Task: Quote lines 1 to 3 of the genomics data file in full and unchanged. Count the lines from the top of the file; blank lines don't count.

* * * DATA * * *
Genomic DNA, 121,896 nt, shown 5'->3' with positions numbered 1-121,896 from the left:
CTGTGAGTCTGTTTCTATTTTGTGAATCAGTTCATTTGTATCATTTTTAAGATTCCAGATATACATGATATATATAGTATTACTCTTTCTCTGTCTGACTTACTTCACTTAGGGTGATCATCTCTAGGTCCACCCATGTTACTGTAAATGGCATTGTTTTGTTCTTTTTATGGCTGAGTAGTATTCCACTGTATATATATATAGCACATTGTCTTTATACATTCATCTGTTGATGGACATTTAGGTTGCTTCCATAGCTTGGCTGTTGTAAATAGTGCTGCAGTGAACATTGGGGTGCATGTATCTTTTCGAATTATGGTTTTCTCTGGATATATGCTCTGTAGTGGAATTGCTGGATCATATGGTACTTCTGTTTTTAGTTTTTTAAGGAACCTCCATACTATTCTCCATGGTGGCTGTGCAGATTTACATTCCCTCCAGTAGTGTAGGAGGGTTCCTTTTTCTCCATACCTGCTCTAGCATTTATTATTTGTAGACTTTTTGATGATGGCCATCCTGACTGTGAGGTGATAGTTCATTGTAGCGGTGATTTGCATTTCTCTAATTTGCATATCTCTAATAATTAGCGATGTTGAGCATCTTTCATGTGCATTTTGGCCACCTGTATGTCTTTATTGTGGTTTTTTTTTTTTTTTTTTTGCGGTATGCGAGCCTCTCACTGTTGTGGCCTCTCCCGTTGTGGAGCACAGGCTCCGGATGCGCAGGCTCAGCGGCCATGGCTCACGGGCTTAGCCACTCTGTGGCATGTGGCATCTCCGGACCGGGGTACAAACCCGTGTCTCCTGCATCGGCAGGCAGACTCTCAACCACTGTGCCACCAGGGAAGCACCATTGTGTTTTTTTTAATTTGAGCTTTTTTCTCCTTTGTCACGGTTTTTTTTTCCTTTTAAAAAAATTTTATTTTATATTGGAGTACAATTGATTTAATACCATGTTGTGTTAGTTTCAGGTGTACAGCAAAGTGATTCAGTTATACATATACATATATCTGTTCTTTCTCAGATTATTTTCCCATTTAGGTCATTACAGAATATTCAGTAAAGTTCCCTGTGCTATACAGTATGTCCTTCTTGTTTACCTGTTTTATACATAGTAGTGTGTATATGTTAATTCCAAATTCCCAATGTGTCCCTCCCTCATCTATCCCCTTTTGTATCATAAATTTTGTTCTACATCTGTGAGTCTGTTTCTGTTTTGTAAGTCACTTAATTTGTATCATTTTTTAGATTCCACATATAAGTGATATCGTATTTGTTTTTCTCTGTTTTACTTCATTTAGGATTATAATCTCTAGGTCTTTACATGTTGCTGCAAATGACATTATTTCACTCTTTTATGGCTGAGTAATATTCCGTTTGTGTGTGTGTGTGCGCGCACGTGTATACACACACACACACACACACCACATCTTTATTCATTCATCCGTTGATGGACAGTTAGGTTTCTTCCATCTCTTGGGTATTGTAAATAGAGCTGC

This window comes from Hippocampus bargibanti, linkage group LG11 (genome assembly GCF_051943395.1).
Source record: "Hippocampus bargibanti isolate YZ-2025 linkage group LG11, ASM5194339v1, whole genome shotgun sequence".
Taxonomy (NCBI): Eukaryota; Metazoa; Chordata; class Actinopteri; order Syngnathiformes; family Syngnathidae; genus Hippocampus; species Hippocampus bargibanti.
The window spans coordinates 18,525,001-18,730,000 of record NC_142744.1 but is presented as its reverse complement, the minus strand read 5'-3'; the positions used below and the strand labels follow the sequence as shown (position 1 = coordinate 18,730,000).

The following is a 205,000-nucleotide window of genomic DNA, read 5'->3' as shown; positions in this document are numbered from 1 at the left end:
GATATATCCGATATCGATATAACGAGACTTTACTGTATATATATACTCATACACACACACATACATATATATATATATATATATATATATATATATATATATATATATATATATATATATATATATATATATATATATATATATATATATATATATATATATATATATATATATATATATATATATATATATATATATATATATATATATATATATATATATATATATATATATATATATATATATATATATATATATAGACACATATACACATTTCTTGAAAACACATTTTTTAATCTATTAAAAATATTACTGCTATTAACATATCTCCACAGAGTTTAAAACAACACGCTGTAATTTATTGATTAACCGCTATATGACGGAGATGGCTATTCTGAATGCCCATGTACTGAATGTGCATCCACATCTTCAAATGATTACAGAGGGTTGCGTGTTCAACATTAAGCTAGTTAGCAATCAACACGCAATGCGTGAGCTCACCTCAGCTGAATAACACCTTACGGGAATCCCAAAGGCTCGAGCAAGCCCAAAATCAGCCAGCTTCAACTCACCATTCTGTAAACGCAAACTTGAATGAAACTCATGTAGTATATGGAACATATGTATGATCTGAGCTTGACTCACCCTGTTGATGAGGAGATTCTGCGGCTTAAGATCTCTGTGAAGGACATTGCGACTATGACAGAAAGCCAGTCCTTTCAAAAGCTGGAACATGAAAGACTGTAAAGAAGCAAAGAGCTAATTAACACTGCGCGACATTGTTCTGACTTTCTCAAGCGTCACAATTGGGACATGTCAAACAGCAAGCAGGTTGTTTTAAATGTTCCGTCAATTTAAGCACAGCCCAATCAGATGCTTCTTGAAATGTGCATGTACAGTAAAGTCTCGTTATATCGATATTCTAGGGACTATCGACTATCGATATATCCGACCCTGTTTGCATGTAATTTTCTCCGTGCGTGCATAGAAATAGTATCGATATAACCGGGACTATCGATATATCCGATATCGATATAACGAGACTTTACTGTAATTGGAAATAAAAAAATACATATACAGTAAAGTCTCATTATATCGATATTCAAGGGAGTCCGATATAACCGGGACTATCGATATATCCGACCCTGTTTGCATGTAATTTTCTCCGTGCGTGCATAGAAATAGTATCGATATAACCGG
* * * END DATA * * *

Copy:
Genomic DNA, 121,896 nt, shown 5'->3' with positions numbered 1-121,896 from the left:
CTGTGAGTCTGTTTCTATTTTGTGAATCAGTTCATTTGTATCATTTTTAAGATTCCAGATATACATGATATATATAGTATTACTCTTTCTCTGTCTGACTTACTTCACTTAGGGTGATCATCTCTAGGTCCACCCATGTTACTGTAAATGGCATTGTTTTGTTCTTTTTATGGCTGAGTAGTATTCCACTGTATATATATATAGCACATTGTCTTTATACATTCATCTGTTGATGGACATTTAGGTTGCTTCCATAGCTTGGCTGTTGTAAATAGTGCTGCAGTGAACATTGGGGTGCATGTATCTTTTCGAATTATGGTTTTCTCTGGATATATGCTCTGTAGTGGAATTGCTGGATCATATGGTACTTCTGTTTTTAGTTTTTTAAGGAACCTCCATACTATTCTCCATGGTGGCTGTGCAGATTTACATTCCCTCCAGTAGTGTAGGAGGGTTCCTTTTTCTCCATACCTGCTCTAGCATTTATTATTTGTAGACTTTTTGATGATGGCCATCCTGACTGTGAGGTGATAGTTCATTGTAGCGGTGATTTGCATTTCTCTAATTTGCATATCTCTAATAATTAGCGATGTTGAGCATCTTTCATGTGCATTTTGGCCACCTGTATGTCTTTATTGTGGTTTTTTTTTTTTTTTTTTTGCGGTATGCGAGCCTCTCACTGTTGTGGCCTCTCCCGTTGTGGAGCACAGGCTCCGGATGCGCAGGCTCAGCGGCCATGGCTCACGGGCTTAGCCACTCTGTGGCATGTGGCATCTCCGGACCGGGGTACAAACCCGTGTCTCCTGCATCGGCAGGCAGACTCTCAACCACTGTGCCACCAGGGAAGCACCATTGTGTTTTTTTTAATTTGAGCTTTTTTCTCCTTTGTCACGGTTTTTTTTTCCTTTTAAAAAAATTTTATTTTATATTGGAGTACAATTGATTTAATACCATGTTGTGTTAGTTTCAGGTGTACAGCAAAGTGATTCAGTTATACATATACATATATCTGTTCTTTCTCAGATTATTTTCCCATTTAGGTCATTACAGAATATTCAGTAAAGTTCCCTGTGCTATACAGTATGTCCTTCTTGTTTACCTGTTTTATACATAGTAGTGTGTATATGTTAATTCCAAATTCCCAATGTGTCCCTCCCTCATCTATCCCCTTTTGTATCATAAATTTTGTTCTACATCTGTGAGTCTGTTTCTGTTTTGTAAGTCACTTAATTTGTATCATTTTTTAGATTCCACATATAAGTGATATCGTATTTGTTTTTCTCTGTTTTACTTCATTTAGGATTATAATCTCTAGGTCTTTACATGTTGCTGCAAATGACATTATTTCACTCTTTTATGGCTGAGTAATATTCCGTTTGTGTGTGTGTGTGCGCGCACGTGTATACACACACACACACACACACCACATCTTTATTCATTCATCCGTTGATGGACAGTTAGGTTTCTTCCATCTCTTGGGTATTGTAAATAGAGCTGC

This window comes from Hippocampus bargibanti, linkage group LG11 (genome assembly GCF_051943395.1).